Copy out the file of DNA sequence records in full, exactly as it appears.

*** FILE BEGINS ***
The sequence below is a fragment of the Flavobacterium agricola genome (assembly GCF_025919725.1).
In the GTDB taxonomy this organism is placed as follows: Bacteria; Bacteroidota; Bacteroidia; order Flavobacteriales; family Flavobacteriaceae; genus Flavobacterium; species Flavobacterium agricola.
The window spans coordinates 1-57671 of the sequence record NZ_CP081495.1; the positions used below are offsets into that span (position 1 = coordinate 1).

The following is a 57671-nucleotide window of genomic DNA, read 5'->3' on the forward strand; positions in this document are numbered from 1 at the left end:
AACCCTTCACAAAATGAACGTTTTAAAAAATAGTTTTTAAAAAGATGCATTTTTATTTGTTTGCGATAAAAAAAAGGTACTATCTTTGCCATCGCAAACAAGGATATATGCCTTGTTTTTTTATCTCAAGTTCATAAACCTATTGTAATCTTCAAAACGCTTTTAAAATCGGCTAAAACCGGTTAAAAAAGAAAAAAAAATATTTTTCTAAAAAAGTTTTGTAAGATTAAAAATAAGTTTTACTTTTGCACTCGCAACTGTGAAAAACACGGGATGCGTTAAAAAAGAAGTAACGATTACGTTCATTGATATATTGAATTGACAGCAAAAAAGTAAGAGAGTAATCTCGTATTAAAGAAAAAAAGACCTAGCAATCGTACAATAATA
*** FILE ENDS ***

The sequence below is a fragment of the Flavobacterium agricola genome (assembly GCF_025919725.1).
In the GTDB taxonomy this organism is placed as follows: Bacteria; Bacteroidota; Bacteroidia; order Flavobacteriales; family Flavobacteriaceae; genus Flavobacterium; species Flavobacterium agricola.
The window spans coordinates 1-57671 of the sequence record NZ_CP081495.1; the positions used below are offsets into that span (position 1 = coordinate 1).

The following is a 57671-nucleotide window of genomic DNA, read 5'->3' on the forward strand; positions in this document are numbered from 1 at the left end:
AACCCTTCACAAAATGAACGTTTTAAAAAATAGTTTTTAAAAAGATGCATTTTTATTTGTTTGCGATAAAAAAAAGGTACTATCTTTGCCATCGCAAACAAGGATATATGCCTTGTTTTTTTATCTCAAGTTCATAAACCTATTGTAATCTTCAAAACGCTTTTAAAATCGGCTAAAACCGGTTAAAAAAGAAAAAAAAATATTTTTCTAAAAAAGTTTTGTAAGATTAAAAATAAGTTTTACTTTTGCACTCGCAACTGTGAAAAACACGGGATGCGTTAAAAAAGAAGTAACGATTACGTTCATTGATATATTGAATTGACAGCAAAAAAGTAAGAGAGTAATCTCGTATTAAAGAAAAAAAGACCTAGCAATCGTACAATAATA